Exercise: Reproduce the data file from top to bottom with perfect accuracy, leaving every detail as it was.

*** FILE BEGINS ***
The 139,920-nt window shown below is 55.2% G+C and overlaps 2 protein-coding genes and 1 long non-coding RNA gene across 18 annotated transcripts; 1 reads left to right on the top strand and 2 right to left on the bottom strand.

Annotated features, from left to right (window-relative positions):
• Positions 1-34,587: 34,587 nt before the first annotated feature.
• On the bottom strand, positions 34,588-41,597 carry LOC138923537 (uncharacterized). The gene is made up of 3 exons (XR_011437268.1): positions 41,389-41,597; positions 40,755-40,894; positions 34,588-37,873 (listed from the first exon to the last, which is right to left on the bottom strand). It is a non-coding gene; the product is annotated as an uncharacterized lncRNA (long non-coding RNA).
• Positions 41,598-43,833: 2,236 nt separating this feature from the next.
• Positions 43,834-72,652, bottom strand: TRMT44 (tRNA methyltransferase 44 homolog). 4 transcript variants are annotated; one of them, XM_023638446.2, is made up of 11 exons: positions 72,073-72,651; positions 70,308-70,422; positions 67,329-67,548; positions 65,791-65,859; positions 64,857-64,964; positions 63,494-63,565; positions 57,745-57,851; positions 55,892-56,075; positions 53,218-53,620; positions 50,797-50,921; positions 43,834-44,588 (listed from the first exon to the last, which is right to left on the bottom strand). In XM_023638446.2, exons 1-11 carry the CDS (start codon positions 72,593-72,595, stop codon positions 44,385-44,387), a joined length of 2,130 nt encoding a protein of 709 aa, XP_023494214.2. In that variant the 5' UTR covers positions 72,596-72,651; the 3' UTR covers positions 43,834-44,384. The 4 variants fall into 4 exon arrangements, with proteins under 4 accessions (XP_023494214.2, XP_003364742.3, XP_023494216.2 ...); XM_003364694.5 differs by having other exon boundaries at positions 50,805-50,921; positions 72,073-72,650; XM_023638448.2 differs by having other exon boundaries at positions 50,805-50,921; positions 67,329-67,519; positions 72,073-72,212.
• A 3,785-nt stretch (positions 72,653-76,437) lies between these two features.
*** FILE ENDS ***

The 139,920-nt window shown below is 55.2% G+C and overlaps 2 protein-coding genes and 1 long non-coding RNA gene across 18 annotated transcripts; 1 reads left to right on the top strand and 2 right to left on the bottom strand.

Annotated features, from left to right (window-relative positions):
• Positions 1-34,587: 34,587 nt before the first annotated feature.
• On the bottom strand, positions 34,588-41,597 carry LOC138923537 (uncharacterized). The gene is made up of 3 exons (XR_011437268.1): positions 41,389-41,597; positions 40,755-40,894; positions 34,588-37,873 (listed from the first exon to the last, which is right to left on the bottom strand). It is a non-coding gene; the product is annotated as an uncharacterized lncRNA (long non-coding RNA).
• Positions 41,598-43,833: 2,236 nt separating this feature from the next.
• Positions 43,834-72,652, bottom strand: TRMT44 (tRNA methyltransferase 44 homolog). 4 transcript variants are annotated; one of them, XM_023638446.2, is made up of 11 exons: positions 72,073-72,651; positions 70,308-70,422; positions 67,329-67,548; positions 65,791-65,859; positions 64,857-64,964; positions 63,494-63,565; positions 57,745-57,851; positions 55,892-56,075; positions 53,218-53,620; positions 50,797-50,921; positions 43,834-44,588 (listed from the first exon to the last, which is right to left on the bottom strand). In XM_023638446.2, exons 1-11 carry the CDS (start codon positions 72,593-72,595, stop codon positions 44,385-44,387), a joined length of 2,130 nt encoding a protein of 709 aa, XP_023494214.2. In that variant the 5' UTR covers positions 72,596-72,651; the 3' UTR covers positions 43,834-44,384. The 4 variants fall into 4 exon arrangements, with proteins under 4 accessions (XP_023494214.2, XP_003364742.3, XP_023494216.2 ...); XM_003364694.5 differs by having other exon boundaries at positions 50,805-50,921; positions 72,073-72,650; XM_023638448.2 differs by having other exon boundaries at positions 50,805-50,921; positions 67,329-67,519; positions 72,073-72,212.
• A 3,785-nt stretch (positions 72,653-76,437) lies between these two features.